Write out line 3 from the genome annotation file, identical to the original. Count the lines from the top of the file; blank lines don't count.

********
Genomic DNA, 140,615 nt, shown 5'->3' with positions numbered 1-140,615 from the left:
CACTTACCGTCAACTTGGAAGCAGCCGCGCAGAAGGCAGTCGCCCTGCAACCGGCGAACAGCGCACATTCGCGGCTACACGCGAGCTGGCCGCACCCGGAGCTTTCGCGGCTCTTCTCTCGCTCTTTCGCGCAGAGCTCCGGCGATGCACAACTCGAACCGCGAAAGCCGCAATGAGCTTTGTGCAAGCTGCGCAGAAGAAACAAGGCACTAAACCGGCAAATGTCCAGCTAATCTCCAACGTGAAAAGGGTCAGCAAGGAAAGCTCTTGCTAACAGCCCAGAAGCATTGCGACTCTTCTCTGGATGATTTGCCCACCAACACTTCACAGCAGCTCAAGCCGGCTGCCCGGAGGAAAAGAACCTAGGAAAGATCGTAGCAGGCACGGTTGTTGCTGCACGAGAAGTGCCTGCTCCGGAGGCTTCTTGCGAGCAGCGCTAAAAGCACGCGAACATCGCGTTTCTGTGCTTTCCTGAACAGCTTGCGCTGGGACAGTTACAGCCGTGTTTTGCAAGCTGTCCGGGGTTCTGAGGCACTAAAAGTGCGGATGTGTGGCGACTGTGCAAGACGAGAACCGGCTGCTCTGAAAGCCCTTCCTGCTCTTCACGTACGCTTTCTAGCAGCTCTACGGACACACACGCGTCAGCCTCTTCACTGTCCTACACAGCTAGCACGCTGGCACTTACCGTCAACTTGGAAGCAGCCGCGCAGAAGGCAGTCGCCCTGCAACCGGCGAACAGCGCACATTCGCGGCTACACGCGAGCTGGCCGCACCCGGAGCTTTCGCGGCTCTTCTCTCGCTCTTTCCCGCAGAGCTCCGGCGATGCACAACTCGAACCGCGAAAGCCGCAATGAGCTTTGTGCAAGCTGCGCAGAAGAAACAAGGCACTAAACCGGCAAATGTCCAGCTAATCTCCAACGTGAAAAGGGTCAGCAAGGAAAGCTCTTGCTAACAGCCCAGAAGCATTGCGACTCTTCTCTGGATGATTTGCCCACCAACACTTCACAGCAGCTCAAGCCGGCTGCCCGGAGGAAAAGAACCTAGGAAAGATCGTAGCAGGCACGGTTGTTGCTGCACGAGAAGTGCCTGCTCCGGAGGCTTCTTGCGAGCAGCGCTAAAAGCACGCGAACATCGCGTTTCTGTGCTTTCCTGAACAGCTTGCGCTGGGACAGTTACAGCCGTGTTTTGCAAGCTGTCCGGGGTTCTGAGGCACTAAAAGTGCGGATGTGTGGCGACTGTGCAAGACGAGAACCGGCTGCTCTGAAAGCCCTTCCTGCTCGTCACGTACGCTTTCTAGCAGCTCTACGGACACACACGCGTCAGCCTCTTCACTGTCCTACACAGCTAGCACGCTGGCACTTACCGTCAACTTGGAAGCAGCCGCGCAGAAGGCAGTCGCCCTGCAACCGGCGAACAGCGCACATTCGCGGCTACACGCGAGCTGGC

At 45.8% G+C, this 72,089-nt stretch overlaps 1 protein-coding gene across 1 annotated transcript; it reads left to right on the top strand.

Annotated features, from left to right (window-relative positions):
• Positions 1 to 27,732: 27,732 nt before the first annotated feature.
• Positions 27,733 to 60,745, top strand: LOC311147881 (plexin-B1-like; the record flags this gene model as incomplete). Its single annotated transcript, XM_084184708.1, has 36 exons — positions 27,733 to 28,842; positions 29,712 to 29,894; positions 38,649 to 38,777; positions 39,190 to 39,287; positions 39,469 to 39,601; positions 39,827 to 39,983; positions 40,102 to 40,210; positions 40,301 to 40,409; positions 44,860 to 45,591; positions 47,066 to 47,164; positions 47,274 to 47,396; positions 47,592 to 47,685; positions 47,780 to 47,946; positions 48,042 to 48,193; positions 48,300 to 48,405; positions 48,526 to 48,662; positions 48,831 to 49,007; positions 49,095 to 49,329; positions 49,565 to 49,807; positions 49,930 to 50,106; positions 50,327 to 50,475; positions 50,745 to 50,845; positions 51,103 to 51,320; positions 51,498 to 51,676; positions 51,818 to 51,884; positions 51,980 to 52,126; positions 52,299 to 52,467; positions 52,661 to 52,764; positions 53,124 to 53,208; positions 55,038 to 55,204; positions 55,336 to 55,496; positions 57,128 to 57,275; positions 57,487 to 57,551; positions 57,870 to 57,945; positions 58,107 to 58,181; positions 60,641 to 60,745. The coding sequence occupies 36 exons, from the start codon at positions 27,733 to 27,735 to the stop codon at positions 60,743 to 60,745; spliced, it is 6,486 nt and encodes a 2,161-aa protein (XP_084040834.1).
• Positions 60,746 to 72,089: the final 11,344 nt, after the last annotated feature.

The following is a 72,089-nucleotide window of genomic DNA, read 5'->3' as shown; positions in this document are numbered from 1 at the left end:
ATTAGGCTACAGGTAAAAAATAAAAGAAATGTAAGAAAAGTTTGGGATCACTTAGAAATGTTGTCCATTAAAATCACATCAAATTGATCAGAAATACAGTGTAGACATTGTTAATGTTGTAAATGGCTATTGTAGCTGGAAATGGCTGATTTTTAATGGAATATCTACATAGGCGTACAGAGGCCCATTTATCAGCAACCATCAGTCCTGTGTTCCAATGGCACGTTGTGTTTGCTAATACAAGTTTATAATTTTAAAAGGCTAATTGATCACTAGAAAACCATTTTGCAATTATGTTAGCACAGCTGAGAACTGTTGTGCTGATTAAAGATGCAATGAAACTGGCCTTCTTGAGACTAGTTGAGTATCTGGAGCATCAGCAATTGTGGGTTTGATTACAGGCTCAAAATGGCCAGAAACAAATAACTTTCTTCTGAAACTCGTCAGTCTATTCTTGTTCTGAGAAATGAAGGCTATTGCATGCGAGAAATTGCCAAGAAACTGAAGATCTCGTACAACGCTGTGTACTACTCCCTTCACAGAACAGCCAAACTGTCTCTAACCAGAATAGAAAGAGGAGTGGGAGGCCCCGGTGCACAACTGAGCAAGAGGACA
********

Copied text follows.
At 45.8% G+C, this 72,089-nt stretch overlaps 1 protein-coding gene across 1 annotated transcript; it reads left to right on the top strand.